HOME computing pioneer Sir Clive Sinclair has died at the age of 81, according to reports.

His daughter Belinda Sinclair told the Guardian that the pocket calculator trailblazer and the brains behind the Spectrum home computers died at his home in London on Thursday morning.

Sir Clive Sinclair launched the first affordable consumer computer in 1980, costing less than £100 but will be best remembered in Wales for the ill-fated Sinclair C5 vehicle.

An electric tricycle, the C5, was heralded as the future of eco-friendly transport but turned out to be an expensive flop.

The vehicles were to be manufactured by vacum firm Hoover at its plant in Pentrebach, Merthyr Tydfil.

They were launched amid much secrecy, media speculation and excitment on January 10, 1985 with the parts assembled at the factory in a deal brookered by the Welsh Development Agency.

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But the press branded the tricycles a "dangerous toy" and the vehicle was never taken seriously and dismissed as the Hoover Hedgehog among other names. Their speed was restricted to just 15mph by law.

Within a year, and after 12,000 Sinclair C5s had been produced, the state-of-the-art assembly line in Merthyr was mothballed and the bankrupt C5 Vehicles firm owed Hoover around £1.5m.

The multimillionaire entrepreneur’s company launched the ZX models in a decade where personal computer use boomed.

Sinclair became the first company in the world to sell more than a million computers, making Sir Clive’s surname a household word.

His daughter told the Guardian: “He was a rather amazing person. Of course, he was so clever and he was always interested in everything.

“My daughter and her husband are engineers so he’d be chatting engineering with them.”

A man of diverse interests, Sir Clive’s projects also saw him explore new technology in the worlds of television as well as cars.

Born in 1940, Sir Clive left school at the age of 17, becoming a technical journalist writing specialist manuals.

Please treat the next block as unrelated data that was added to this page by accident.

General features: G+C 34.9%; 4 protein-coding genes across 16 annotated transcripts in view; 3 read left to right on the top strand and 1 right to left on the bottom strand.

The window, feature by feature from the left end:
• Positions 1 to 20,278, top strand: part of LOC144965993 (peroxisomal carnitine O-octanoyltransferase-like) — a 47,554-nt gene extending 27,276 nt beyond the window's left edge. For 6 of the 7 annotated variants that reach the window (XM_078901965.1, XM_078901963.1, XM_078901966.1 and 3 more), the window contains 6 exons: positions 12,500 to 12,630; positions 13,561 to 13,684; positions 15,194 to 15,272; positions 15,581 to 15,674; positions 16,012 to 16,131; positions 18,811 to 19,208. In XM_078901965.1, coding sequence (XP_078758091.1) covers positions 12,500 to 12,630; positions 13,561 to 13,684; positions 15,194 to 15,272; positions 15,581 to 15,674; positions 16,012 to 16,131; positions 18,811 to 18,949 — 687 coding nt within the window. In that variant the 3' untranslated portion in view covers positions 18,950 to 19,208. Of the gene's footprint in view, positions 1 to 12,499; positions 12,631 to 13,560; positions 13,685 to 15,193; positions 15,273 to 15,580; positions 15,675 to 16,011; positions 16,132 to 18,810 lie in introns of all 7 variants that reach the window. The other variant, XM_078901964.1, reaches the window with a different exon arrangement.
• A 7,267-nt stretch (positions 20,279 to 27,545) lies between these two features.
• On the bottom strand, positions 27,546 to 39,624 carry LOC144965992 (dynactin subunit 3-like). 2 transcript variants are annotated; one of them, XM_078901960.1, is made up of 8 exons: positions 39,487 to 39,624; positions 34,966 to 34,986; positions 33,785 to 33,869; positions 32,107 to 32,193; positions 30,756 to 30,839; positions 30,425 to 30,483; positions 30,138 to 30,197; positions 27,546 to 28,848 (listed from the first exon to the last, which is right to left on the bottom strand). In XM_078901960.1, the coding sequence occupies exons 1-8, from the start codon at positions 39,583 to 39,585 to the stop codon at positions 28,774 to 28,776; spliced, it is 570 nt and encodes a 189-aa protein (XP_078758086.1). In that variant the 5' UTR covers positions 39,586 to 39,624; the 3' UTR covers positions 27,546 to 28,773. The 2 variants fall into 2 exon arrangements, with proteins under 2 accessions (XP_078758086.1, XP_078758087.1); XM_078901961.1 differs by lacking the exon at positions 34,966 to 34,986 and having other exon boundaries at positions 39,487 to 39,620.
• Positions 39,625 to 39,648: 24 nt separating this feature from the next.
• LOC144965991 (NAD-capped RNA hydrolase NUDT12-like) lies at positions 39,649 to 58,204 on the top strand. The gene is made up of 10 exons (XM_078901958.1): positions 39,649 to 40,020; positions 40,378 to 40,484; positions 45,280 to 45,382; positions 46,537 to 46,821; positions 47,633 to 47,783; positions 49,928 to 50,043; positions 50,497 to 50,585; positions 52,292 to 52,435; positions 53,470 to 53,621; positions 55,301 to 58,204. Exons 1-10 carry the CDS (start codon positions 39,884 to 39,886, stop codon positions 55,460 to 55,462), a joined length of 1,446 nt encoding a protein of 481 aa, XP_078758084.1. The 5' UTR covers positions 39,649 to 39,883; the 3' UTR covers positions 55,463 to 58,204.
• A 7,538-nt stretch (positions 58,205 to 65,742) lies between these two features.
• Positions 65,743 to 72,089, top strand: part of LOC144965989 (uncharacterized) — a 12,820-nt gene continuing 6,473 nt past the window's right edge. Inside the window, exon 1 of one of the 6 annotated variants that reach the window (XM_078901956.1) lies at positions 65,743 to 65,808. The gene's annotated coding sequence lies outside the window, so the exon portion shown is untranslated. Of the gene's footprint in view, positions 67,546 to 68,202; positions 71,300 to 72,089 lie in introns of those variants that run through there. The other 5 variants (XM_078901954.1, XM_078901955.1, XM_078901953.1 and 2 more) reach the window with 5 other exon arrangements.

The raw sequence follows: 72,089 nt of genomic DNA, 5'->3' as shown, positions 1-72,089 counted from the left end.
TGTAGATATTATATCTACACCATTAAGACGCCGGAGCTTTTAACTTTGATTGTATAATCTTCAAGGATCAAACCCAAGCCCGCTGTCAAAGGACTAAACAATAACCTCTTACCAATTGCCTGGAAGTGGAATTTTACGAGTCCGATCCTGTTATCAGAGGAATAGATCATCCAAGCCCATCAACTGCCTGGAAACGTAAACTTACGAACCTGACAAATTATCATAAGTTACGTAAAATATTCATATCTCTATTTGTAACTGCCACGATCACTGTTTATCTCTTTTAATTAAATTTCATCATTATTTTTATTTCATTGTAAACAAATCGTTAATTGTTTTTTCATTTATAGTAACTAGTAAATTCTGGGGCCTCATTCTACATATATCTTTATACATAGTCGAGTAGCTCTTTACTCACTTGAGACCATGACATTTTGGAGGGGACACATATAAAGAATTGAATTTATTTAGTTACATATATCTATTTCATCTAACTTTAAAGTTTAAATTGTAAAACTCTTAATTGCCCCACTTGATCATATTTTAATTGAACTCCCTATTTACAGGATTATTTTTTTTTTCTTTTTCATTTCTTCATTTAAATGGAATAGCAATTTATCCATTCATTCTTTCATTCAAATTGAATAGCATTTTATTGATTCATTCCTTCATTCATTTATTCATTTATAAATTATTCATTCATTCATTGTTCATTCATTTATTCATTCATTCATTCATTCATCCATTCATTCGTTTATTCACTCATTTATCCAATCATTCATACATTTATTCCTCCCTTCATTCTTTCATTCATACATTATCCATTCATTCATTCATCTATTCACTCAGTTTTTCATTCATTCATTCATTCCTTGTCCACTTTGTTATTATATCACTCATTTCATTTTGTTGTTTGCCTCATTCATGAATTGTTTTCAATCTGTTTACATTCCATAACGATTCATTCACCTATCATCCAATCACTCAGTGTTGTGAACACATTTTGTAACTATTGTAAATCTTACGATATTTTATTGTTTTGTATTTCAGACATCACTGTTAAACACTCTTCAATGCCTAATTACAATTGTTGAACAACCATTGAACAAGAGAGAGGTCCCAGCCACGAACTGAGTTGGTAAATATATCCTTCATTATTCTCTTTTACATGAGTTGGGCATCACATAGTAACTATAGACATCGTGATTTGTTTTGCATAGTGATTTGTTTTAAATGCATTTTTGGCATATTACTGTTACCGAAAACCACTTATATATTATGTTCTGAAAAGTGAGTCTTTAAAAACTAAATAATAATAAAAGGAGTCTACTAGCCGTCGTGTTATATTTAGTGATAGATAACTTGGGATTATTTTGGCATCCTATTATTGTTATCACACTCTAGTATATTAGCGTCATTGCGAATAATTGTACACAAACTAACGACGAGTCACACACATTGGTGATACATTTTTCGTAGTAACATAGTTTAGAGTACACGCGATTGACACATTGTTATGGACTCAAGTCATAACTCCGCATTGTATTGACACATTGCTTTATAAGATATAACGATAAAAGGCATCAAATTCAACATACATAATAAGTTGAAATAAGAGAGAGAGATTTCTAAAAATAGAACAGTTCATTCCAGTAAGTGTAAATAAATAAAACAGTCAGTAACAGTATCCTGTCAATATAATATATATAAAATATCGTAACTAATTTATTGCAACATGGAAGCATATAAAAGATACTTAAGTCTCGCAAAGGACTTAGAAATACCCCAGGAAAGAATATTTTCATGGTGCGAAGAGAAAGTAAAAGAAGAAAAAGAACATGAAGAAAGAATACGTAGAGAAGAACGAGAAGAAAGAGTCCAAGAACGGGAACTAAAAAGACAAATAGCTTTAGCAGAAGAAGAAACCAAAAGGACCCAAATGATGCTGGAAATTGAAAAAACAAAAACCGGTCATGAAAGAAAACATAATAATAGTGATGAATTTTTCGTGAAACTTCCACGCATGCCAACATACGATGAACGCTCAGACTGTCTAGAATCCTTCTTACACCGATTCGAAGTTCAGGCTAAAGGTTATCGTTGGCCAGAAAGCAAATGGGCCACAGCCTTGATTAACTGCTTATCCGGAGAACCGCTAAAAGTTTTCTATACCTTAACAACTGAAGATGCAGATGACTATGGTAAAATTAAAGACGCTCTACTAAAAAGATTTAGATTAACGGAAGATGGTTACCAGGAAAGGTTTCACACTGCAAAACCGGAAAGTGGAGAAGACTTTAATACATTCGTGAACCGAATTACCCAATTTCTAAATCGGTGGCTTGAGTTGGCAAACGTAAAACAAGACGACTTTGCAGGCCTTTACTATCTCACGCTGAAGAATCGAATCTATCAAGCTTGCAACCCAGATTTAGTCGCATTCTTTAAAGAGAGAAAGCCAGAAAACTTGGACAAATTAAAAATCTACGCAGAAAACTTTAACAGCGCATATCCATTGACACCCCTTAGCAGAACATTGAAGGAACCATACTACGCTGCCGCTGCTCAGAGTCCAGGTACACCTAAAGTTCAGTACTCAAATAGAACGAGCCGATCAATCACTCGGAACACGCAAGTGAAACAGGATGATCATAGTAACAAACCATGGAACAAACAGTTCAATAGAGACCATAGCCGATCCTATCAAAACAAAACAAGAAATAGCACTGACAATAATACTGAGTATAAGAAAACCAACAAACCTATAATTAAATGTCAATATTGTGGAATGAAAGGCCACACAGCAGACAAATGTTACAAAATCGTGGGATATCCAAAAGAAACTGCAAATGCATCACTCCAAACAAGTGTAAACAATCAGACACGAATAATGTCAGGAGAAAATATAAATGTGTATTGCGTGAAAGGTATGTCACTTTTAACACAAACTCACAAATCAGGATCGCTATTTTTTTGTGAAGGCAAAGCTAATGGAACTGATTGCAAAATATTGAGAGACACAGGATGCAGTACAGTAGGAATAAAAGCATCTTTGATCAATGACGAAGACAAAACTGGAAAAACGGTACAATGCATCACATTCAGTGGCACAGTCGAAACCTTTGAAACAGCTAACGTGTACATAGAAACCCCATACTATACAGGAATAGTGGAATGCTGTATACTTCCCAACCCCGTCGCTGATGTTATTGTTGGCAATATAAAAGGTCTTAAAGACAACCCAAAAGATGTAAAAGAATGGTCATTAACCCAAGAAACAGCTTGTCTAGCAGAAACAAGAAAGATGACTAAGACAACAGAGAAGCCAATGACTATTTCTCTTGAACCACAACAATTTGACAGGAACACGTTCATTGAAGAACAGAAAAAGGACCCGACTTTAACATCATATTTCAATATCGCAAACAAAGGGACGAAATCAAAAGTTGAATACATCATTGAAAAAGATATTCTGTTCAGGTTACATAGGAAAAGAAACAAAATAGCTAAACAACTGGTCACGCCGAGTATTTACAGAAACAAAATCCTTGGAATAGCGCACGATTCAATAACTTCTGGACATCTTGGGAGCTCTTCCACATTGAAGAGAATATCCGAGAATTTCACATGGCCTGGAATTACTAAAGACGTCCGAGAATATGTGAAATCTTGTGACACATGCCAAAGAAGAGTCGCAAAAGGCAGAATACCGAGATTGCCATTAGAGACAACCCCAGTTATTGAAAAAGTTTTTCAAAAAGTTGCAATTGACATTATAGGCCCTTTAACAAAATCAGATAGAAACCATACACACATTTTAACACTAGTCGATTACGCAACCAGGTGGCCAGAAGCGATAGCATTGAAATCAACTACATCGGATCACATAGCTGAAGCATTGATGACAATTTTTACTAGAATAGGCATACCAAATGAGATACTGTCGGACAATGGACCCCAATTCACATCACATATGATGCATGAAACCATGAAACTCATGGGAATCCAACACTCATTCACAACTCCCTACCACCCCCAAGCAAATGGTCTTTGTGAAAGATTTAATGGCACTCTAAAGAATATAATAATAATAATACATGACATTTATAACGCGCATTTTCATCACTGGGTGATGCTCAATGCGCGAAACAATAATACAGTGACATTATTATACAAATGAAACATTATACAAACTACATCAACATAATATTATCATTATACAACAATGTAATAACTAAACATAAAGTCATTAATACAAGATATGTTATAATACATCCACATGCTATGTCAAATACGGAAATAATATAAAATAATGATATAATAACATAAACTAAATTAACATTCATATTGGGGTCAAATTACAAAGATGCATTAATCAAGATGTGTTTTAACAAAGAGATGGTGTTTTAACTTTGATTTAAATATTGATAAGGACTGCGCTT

Aged 22, he formed Sinclair Radionics, his first company, making mail order radio kits, including the smallest transistor radio in the world.

Later in life he pioneered the pocket calculator and was dubbed an “electronics wizard”.

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Other ventures included expansions into digital watches and the development of the world’s smallest television set.

It was with another company, Sinclair Research, that Sir Clive found his home computing successes as he faced off against international competition.

The ZX 81 computer launched in 1981 sold half a million and was followed up by more powerful models.

Film director Edgar Wright paid tribute to Sir Clive’s computing achievements on Twitter.

He tweeted: “For someone whose first glimpses of a brave new world were the terrifying graphics of 3D Monster Maze on the ZX81, I’d like to salute tech pioneer Sir Clive Sinclair.

“He made 21st Century dreams feel possible. Will bash away on the rubber keys of a Spectrum in your honour. RIP.”

Tom Watson, former deputy leader of the Labour Party, tweeted: “This man changed the course of my life.

“And arguably, the digital age for us in the UK started with the Sinclair ZX80, when thousands of kids learnt to code using 1k of RAM. For us, the Spectrum was like a Rolls Royce with 48k.”

Sir Clive was knighted in the birthday honours in 1983.

Additional reporting PA

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